I feel very fortunate that I was able to take that time to focus on Green Monk. I have to give all the credit to my wife. She was the one that offered to go back to work to help make it happen. My original plan was just to draw down our savings, which… wouldn’t have worked as well.
If you want a more granular account, you can check out my YouTube channel. I did a weekly video for most of the time I was working on Blood of the Martyrs.
Did you find it beneficial to share it in parts as a webcomic rather than waiting until you’d written and drawn enough material for a collected edition?
That’s hard to say. My initial idea was to try to release content regularly enough to get a Patreon audience, and I just wasn’t regular enough to make that work. On the flip side, I did have a running start on establishing an audience before publication. Not sure how much that helped in sales at the end of the day, but it was good to get that feedback as I went along. Having readers respond to things was super encouraging. I wasn’t just floating in the ether with this massive daydream that was disconnected from reality.
In the future, I would much rather try and get my work in print in some form. A think a monthly title could accomplish all the same things but actually get in front of more people, do a better job of keeping me on schedule, and at least cover some of the production costs.
Has it been gratifying to see Green Monk exposed to a wider audience since its publication as a graphic novel?
Absolutely. Just like with the mini, it’s great to have your point of view affirmed by others. The additional benefit of getting Blood of the Martyrs out there is seeing more responses from my art peers. It’s super rewarding to see reactions from artists that I’ve admired for years.
I was honestly never a great fit for concept art and games and just had a sense that there was a limit to my ambitions in that arena. I’m not the best artist out there, I’m not the best writer, but I happen to be good enough at both that I can do something unique when I use them together. Comics is a place where I can stand out in that sense. To see my work appreciated at that level is deeply gratifying.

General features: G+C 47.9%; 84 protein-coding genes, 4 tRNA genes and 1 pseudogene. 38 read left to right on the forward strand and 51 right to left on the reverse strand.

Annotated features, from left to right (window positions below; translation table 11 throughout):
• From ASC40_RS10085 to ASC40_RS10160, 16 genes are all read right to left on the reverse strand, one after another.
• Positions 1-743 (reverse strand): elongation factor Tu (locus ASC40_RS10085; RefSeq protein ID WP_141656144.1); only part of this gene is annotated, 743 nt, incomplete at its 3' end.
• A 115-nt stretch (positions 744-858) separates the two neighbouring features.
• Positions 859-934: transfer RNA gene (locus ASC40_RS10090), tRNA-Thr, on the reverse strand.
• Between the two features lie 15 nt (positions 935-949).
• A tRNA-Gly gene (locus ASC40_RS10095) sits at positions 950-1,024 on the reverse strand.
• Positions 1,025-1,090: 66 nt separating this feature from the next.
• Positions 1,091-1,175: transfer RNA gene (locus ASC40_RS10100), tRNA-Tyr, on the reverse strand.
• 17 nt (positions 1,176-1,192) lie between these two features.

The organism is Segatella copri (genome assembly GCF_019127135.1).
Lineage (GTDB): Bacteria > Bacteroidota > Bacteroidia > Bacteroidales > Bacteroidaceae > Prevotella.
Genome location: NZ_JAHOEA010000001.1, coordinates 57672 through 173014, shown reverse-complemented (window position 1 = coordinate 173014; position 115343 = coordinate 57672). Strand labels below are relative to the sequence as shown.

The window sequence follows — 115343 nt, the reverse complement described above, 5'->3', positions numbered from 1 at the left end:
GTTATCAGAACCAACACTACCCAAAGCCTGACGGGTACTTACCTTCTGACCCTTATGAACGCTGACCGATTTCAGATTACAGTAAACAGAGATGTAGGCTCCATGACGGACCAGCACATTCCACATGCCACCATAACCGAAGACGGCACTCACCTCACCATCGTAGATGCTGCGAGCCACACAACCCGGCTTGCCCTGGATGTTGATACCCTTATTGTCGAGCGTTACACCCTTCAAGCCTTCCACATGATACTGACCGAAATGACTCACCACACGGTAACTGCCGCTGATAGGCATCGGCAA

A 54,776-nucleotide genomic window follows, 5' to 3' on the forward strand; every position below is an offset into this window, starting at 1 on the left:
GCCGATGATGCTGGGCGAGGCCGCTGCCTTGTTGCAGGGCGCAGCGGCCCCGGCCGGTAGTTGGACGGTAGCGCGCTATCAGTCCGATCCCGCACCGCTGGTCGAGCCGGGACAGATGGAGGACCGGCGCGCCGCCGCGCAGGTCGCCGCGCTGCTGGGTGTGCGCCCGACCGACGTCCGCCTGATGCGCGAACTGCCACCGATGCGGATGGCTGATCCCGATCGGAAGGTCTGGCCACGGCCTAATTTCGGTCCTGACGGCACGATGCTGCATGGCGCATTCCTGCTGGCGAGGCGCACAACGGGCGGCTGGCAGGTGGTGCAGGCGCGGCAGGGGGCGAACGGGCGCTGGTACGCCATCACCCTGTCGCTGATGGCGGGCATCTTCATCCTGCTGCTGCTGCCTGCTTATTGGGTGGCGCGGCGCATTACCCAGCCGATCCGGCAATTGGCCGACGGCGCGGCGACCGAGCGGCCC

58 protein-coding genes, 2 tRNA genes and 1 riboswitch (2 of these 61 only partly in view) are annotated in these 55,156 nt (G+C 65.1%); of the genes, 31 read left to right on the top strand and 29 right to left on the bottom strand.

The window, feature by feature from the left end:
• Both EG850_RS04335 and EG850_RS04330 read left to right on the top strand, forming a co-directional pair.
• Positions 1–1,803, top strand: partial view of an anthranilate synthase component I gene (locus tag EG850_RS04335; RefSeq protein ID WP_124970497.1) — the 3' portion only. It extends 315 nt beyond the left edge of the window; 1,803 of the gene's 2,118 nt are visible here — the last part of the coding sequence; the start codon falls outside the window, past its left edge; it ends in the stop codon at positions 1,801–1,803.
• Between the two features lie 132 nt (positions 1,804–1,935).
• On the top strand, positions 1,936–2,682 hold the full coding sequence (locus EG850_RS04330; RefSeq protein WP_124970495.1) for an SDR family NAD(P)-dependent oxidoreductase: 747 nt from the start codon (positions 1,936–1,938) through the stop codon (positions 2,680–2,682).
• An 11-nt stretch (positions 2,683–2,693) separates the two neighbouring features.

Are you creating new chapters of Green Monk full-time, or are you working on other projects as well?
I pitched a continuation of Green Monk, but haven’t seen any interest from Image. I think that’s actually okay, as I’ve spent almost ten years now nibbling at the concept, and I think my pitch reflected the fatigue I was feeling. I’m moving on to other projects which you can see snippets of if you follow my Instagram, but we’ve also got a baby on the way, so it’s my turn at the wheel at paying the bills. I’ll likely be working in games again and working on other concepts here and there until I get the opportunity to focus more on comics again.
I would have to feel very strongly about it to return to Green Monk. That’s not where I feel driven right now. That’s a bit of a bummer since Blood of the Martyrs is basically a set-up for more adventures. I could tell a million stories now with that premise. Finding a resolution would be interesting, and I have a pretty clear idea of what that would look like, but I also don’t mind the ambiguity of the current ending. If I were to do it, it would be like how Ursula
LeGuin returned to Earthsea after the first book. She did it with honesty and integrity and without pandering to an audience. Green Monk has always been deeply personal, and it would be a compromise to return to it in any other way. Maybe a project to take up again in 20 years.
Follow Brandon through his website, on Twitter @brandondayton, and on Instagram @mbdayton. You can read Blood of the Martyrs as a webcomic here and buy the original minicomic and more from his online store.
Matt Chats is an interview series featuring discussions with creators or players in comics, diving deep into industry, process, and creative topics. Find its author, Matt O’Keefe, on Twitter and Tumblr. Email him with questions, comments, complaints, or whatever else is on your mind at email@example.com.